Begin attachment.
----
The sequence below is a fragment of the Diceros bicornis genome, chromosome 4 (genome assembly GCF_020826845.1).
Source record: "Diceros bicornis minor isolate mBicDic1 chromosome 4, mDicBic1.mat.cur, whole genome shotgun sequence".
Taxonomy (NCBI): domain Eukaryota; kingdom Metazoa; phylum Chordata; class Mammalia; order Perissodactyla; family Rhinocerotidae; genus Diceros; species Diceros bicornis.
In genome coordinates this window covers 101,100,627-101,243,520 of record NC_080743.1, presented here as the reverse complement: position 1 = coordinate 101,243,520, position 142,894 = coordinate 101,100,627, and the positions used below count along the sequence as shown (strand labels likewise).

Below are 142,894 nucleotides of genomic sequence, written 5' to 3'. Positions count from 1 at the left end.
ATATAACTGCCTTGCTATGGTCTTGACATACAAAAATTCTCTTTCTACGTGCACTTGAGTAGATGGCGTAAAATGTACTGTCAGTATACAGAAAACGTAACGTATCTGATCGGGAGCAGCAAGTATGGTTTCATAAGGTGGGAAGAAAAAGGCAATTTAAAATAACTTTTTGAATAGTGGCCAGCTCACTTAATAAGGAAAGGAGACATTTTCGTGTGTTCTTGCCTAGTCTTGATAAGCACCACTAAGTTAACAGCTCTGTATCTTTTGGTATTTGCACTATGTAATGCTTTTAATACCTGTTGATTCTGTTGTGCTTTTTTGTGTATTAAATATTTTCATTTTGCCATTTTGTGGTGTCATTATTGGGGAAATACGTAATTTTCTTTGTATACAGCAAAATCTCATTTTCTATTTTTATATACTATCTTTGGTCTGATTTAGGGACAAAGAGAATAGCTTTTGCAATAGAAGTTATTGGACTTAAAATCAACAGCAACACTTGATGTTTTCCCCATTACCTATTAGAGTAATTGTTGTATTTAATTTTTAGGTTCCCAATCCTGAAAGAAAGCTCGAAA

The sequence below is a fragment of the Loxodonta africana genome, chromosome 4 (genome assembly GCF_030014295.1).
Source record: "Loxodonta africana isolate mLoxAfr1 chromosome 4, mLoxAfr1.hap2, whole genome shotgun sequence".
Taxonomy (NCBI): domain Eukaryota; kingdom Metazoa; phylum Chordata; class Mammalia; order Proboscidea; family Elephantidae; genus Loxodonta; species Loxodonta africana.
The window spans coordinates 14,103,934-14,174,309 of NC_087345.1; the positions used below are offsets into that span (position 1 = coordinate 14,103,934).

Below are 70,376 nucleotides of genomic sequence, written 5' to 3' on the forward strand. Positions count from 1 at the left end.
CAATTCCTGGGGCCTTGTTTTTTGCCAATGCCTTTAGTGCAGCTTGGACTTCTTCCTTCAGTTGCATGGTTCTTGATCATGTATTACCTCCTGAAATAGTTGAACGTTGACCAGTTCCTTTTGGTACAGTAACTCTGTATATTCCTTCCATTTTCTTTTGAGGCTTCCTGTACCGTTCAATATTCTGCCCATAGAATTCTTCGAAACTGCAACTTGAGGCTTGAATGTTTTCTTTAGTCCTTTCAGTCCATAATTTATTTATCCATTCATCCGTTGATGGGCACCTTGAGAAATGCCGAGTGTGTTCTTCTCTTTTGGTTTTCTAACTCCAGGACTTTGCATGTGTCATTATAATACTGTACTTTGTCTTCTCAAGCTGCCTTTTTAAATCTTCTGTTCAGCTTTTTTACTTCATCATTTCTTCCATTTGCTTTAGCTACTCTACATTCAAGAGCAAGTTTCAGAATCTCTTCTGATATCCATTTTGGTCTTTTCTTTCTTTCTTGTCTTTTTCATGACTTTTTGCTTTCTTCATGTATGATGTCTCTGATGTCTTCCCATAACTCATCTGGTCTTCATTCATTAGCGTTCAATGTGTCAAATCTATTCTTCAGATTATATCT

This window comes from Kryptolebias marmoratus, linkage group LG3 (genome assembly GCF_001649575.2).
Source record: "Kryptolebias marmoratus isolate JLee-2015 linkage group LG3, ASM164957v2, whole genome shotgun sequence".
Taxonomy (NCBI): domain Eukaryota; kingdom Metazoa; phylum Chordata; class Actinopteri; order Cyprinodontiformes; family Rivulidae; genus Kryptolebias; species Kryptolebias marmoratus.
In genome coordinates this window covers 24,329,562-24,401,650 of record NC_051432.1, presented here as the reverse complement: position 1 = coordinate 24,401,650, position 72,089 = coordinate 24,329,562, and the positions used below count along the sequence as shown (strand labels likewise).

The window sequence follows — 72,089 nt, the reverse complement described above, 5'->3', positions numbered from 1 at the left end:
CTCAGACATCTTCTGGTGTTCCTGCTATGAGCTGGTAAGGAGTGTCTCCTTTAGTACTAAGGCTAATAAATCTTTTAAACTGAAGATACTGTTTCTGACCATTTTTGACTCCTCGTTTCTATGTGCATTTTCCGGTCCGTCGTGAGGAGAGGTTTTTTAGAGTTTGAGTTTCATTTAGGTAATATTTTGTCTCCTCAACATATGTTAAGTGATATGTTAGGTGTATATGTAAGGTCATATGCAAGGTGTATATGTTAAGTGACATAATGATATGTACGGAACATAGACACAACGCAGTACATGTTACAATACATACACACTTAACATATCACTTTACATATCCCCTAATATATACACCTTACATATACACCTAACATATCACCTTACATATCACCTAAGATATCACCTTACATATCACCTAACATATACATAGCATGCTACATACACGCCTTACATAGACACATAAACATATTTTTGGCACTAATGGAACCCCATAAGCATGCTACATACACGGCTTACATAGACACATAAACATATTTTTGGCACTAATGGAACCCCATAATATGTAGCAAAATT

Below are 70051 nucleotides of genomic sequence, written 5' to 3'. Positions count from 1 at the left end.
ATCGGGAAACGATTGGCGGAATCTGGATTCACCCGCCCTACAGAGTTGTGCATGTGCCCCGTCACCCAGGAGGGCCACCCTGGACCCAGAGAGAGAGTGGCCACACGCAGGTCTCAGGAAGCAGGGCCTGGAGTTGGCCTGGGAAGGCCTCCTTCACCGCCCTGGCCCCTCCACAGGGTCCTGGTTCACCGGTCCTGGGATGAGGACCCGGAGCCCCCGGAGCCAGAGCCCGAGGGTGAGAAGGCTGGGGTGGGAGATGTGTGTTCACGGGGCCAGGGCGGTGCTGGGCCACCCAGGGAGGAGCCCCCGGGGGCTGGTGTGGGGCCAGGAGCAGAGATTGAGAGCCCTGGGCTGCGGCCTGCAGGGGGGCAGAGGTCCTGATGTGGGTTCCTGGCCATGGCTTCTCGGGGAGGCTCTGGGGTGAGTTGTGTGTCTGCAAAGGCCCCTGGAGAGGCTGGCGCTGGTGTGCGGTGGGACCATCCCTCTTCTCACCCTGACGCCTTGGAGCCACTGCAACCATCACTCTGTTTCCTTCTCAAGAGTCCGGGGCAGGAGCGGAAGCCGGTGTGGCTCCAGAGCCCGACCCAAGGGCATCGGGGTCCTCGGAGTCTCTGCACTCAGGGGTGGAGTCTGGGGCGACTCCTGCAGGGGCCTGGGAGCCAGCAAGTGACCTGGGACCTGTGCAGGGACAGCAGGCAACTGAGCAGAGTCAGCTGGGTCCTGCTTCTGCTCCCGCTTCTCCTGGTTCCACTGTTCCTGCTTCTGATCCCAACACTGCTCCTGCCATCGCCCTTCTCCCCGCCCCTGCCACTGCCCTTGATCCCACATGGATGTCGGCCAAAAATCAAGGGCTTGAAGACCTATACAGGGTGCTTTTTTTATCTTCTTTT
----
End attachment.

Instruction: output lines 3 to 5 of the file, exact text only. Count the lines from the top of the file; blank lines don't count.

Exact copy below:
Taxonomy (NCBI): domain Eukaryota; kingdom Metazoa; phylum Chordata; class Mammalia; order Perissodactyla; family Rhinocerotidae; genus Diceros; species Diceros bicornis.
In genome coordinates this window covers 101,100,627-101,243,520 of record NC_080743.1, presented here as the reverse complement: position 1 = coordinate 101,243,520, position 142,894 = coordinate 101,100,627, and the positions used below count along the sequence as shown (strand labels likewise).

Below are 142,894 nucleotides of genomic sequence, written 5' to 3'. Positions count from 1 at the left end.